View Full Version : The strangest aircraft hook you've ever seen.

05-06-2007, 09:31 AM
This seems like a fun way to land your aircraft: Have the hook on the roof of the plane, and hook it up to a loop attached to a ship!


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"Through rumors and the grapevine, we found we were to secure a group of islands. It developed that they were near Okinawa, wherever that was. About two weeks before we were to leave, we found out we were going to leave a week before the main task force to establish an anchorage. About that same time we were issued two of the craziest looking hooks we had ever seen on any aircraft. Along with the hooks were instructions how and where they were to be mounted on our Cubs. Mystery was the order of the day. We figured we were to hook something, but we did not know what!!

Somehow, word came that we were to operate off an LST ship, of all things. A Navy Commander would arrive on a transport ship to explain how the hooks were to be used. Several days passed, and the transport did arrive. Contact was made with the Commander. He was extremely vague. He was unable to supply a picture, or even sketch how the LST was fitted to hook a Cub, or why it was necessary in the first place. He did say the LST was used at Iwo Jima by the Marines, who had L-5 Stinson aircraft. They were much heavier than our Cubs. They waited on board until an airstrip was secured on shore, which took about two precious days. Then they took off, and never returned.

LST 776, with a Brodie device mounted on its deck, did arrive late on the day before the convoy was to leave. Several of the 77th air section, including Lt. Montgomery and me, went on board. The crew told us how the device worked, and what we were expected to do to get our two Cubs on board without damaging them. Next day the convoy assembled early to move out for the Kerama Retto Islands. They were a small group of rocky mountainous (high hills) islands with no beaches.

The convoy got underway. Our LST was in the convoy. We had no chance to practice landings or takeoffs. Lt. Montgomery and I were expected to get on that ship. The LST could accommodate only two Cubs. Initial observation of those islands was extremely critical. With the convoy underway, we were the show of the day. All eyes and field glasses from nearby ships were on us as we gingerly flew around the LST valiantly trying to hook the 3' by 4' loop. From the curve of the hook to the top of the propeller we had about 20" to "play" with. Lt. Montgomery was the first to hook the loop. I managed in five passes. Thanks be to God that we did not damage our precious planes.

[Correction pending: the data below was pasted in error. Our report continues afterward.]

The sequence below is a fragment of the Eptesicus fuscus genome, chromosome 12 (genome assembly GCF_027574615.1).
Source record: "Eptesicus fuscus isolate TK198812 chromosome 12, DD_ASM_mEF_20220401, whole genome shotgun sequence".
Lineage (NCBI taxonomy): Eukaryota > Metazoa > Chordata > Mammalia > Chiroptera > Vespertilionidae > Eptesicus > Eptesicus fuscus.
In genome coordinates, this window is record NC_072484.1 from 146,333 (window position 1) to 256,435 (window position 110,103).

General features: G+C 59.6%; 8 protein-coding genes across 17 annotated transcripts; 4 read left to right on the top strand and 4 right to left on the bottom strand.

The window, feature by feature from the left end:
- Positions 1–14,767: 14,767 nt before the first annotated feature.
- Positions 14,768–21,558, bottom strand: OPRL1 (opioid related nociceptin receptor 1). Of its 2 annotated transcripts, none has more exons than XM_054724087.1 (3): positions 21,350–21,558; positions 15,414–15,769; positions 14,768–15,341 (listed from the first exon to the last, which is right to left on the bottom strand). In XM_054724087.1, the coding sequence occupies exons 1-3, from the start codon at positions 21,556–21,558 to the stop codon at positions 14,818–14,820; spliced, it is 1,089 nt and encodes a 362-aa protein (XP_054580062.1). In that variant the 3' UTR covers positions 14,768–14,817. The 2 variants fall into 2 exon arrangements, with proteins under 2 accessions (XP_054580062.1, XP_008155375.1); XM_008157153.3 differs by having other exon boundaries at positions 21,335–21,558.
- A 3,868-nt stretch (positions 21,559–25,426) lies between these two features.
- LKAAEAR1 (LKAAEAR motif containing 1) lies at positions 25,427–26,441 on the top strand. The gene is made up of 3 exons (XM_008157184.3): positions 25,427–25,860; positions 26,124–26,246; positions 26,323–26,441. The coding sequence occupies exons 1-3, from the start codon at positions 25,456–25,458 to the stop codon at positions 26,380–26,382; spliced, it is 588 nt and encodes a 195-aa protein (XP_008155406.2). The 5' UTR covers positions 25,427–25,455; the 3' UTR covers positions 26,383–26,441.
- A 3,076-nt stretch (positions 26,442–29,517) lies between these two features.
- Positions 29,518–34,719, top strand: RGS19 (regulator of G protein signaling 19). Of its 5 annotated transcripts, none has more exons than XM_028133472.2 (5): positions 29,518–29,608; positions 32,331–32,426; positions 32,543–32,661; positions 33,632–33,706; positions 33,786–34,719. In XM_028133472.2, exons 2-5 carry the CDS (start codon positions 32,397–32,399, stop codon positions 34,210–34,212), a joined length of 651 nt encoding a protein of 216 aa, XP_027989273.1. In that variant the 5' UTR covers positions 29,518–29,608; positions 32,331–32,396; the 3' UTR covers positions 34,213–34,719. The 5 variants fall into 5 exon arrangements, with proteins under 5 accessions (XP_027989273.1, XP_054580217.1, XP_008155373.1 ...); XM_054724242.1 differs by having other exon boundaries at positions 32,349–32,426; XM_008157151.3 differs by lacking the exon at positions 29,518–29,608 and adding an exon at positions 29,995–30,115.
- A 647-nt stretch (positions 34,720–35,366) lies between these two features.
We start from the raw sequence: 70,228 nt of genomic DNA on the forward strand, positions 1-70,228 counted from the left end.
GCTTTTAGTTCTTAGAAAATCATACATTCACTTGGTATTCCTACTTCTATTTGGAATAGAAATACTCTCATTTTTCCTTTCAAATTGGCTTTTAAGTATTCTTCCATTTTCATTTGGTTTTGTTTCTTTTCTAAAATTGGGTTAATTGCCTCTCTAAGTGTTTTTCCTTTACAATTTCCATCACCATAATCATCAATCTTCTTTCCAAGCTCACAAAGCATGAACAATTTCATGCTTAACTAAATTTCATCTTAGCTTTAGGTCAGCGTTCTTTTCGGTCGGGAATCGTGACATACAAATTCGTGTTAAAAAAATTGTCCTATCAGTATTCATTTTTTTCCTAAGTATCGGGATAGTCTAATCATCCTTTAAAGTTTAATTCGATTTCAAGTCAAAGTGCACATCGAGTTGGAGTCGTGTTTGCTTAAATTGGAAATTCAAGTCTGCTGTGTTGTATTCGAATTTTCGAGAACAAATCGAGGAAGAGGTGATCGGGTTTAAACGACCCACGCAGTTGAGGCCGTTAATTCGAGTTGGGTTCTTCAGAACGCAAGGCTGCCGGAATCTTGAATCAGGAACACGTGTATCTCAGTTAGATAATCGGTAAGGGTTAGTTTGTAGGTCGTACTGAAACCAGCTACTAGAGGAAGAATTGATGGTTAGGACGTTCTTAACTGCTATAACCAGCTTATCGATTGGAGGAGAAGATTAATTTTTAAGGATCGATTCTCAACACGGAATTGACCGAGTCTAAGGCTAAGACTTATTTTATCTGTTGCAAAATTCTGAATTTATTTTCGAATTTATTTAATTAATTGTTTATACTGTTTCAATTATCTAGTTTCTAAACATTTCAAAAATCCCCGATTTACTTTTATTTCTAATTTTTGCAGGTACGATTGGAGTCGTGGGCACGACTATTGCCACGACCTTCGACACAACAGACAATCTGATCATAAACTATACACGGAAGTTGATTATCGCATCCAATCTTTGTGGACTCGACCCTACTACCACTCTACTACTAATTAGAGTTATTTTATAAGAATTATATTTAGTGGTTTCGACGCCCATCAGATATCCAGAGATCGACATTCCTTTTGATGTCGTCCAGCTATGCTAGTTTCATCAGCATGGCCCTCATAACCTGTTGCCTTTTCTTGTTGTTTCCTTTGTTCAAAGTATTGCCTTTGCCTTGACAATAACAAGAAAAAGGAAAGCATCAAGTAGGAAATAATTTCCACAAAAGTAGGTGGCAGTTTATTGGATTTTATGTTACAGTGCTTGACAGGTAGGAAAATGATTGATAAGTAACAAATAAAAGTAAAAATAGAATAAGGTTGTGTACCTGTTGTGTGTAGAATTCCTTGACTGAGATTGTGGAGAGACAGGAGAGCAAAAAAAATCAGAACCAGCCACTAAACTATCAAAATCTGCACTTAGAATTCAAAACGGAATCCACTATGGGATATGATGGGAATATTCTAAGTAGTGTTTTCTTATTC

LST 776 was a strange looking craft, but very simple. Forward was a steel pole about 30 ft. high. An arm protruded over the port side about 50' at about the 10:00 o'clock position. There was the same thing aft of the ship with the arm pointing at about the 8:00 o'clock position. The ends of the arms had a cable going from one to the other like a trolley cable. Both ends of the arms on top were sort of a receiving platform for the crew to stand on to manipulate the trolley.

When a plane was to land, a trolley device would roll aft on the cable. A nylon rectangle about 3' wide and 4' long would be dropped from it. The LST would be turned into the wind, and at full speed. The LST had little or no keel. As a result, the ship would roll gently. This meant that those 50' arms over the side would make an arc maybe 30' high. The pilot would approach this loop in sort of a porpoise fashion. It was necessary for the pilot to get the rhythm of the ship as he made his approach, so that when he hooked - or worse yet, missed - the loop, the arm would not come crashing down on him.

Cubs were tail-draggers. When a pilot made a three-point landing, he pulled the "joy-stick" into his belly. It was as natural as pulling on your trousers. Not so when you hooked the loop. You had to remember to jam the stick ahead at the slightest tug indicating that you were hooked to the loop. That kept the nose down so the prop would not go up into the cable, and get all chewed to pieces.

Probably the worst thing that could happen was to think that you were hooked when you were not, and you jammed the stick forward. Diving 30 ft. straight down could make for a big problem. We started doing this without any practice or instructions, and the problem was that things were so close that extreme concentration was required."





05-06-2007, 09:47 AM
I read about the Brodie system a while ago in an issue of Flypast.
Quite a clever system.

05-06-2007, 10:20 AM
It's not as odd as you might think,


http://upload.wikimedia.org/wikipedia/commons/thumb/3/3a/XF9C_1_aircraft_hooking_onto_USS_Akron%2C_May_1932 .jpg/716px-XF9C_1_aircraft_hooking_onto_USS_Akron%2C_May_1932 .jpg



If you still have CFS2 installed, you can download the F9C Sparrowhawks and the USS Akron and Macon and attempt to hook yourself onto them in single missions. It's on Netwings American CFS2 aircraft, page 7.

05-06-2007, 06:35 PM
The first thing I thought of when I saw the title was the Navy's aircraft carrier dirigibles. The Naval Aviation Museum at Pensacola has some nice displays dedicated to this experiment.